This artist's book is a collection of 85 landscape drawings and sketches by Euan Macdonald that were produced over a three year period in many parts of the world. In the small scenes, Macdonald reflects on the abstract and concrete forms of ordinary landscape phenomena, providing a strange synthesis of familiarity and contingency, which in turn provokes an uncertainty about the ordinary.
On Macdonald's imagery, critic Ralph Rugoff says: "Macdonald quietly unsettles the viewers’ faith about what exactly is—or is not—happening in the picture he or she is looking at … These pockets of uncertainty are enhanced by Macdonald’s deliberately style-less or impersonal approach to making images.”
The book’s title comes from the last line of the short text "A Little Ramble" (1914) by the Swiss writer Robert Walser (1878–1956). A reprint of "A Little Ramble" (in the original German, and the English translation by Tom Whalen) is also included in the book as a detached insert.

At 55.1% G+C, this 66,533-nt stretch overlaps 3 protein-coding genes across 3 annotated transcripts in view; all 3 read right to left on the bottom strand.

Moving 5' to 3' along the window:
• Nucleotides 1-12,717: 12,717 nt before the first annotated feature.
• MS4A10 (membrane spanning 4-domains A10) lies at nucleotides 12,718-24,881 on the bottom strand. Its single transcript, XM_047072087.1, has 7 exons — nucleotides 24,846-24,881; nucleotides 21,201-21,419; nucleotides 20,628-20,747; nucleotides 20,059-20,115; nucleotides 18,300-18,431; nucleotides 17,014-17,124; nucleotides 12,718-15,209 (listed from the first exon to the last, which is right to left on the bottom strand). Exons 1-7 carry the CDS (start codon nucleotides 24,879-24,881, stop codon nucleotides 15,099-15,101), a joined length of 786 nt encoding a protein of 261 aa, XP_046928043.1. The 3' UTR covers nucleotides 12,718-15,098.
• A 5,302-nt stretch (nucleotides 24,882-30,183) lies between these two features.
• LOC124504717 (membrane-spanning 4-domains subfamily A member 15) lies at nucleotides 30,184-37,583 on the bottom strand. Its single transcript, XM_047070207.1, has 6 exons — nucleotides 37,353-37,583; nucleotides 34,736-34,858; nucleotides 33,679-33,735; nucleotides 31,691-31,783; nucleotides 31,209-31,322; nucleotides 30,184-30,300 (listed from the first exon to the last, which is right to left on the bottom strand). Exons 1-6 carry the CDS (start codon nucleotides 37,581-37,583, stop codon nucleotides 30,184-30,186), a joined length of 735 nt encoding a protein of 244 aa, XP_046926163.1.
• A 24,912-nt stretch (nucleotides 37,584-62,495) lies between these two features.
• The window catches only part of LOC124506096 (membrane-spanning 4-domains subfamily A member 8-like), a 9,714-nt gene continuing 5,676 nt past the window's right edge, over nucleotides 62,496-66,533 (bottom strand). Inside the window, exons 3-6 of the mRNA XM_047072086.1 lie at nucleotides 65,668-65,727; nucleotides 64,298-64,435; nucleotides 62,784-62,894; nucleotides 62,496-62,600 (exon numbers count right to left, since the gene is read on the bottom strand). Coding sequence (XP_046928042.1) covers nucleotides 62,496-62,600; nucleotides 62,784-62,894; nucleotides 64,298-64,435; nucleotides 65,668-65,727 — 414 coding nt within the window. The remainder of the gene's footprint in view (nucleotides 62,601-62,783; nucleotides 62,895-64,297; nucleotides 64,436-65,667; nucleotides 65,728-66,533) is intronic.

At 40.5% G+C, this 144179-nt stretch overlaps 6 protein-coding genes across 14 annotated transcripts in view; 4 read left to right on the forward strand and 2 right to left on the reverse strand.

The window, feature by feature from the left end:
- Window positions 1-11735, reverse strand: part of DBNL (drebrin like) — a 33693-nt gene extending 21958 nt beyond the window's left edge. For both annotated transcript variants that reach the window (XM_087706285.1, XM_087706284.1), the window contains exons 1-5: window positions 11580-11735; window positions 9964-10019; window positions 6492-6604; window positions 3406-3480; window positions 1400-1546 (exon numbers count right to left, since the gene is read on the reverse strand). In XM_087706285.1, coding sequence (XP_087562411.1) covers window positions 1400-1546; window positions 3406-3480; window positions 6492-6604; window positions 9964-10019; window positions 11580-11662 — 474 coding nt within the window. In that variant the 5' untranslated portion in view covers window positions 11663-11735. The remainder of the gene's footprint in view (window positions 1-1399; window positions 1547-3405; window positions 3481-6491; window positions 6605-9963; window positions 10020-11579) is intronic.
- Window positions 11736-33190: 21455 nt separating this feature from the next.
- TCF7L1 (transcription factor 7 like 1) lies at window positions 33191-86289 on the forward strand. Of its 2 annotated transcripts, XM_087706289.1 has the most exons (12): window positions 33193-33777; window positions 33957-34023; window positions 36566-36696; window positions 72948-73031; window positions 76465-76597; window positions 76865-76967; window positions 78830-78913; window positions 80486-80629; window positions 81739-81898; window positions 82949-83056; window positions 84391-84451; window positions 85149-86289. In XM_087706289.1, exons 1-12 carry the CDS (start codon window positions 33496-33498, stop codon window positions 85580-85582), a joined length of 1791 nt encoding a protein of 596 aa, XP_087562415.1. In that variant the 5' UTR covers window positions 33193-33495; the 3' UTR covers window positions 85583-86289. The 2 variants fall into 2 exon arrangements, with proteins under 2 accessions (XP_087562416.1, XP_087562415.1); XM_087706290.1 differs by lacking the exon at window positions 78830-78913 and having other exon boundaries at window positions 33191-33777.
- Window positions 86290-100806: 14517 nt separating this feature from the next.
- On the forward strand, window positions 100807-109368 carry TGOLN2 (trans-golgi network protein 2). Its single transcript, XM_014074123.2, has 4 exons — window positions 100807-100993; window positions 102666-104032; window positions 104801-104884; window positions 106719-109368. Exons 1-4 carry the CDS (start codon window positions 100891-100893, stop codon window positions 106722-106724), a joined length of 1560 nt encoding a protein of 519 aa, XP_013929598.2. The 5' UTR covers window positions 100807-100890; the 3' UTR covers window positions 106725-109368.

Interspersed throughout the book are reproductions of 22 found Swiss postcards that were produced circa 1912—1915—in proximity to the same time and place where Walser wrote "A Little Ramble." Each postcard image reflects a coincidental scene (within Walser's text), producing a loose photographic narrative of the original text.